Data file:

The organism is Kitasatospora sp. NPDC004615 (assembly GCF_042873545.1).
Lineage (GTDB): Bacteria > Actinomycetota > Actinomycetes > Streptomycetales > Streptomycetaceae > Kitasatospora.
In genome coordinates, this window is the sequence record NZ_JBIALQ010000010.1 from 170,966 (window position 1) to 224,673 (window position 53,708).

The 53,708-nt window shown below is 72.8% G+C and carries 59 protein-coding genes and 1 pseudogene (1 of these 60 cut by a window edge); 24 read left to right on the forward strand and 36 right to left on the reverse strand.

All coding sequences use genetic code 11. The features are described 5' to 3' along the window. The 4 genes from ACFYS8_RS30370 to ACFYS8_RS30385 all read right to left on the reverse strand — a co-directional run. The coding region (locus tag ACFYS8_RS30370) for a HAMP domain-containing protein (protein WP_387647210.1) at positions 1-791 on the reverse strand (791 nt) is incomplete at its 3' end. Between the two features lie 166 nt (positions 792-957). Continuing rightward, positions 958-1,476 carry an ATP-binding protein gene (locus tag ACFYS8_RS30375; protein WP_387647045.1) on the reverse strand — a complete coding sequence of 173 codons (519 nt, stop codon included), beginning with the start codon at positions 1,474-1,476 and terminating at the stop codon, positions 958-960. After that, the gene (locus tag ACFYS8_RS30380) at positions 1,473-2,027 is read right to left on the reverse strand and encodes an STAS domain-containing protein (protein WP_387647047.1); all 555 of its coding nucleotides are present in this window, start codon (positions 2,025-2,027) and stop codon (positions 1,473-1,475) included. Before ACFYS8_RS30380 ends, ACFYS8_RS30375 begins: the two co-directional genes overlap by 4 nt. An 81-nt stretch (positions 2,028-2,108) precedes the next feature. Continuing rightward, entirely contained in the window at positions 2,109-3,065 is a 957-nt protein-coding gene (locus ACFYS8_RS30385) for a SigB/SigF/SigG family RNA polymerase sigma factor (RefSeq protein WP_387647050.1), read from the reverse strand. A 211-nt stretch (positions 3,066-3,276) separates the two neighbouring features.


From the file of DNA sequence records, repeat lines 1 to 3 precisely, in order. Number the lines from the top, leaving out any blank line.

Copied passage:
The organism is Kitasatospora sp. NPDC004615 (assembly GCF_042873545.1).
Lineage (GTDB): Bacteria > Actinomycetota > Actinomycetes > Streptomycetales > Streptomycetaceae > Kitasatospora.
In genome coordinates, this window is the sequence record NZ_JBIALQ010000010.1 from 170,966 (window position 1) to 224,673 (window position 53,708).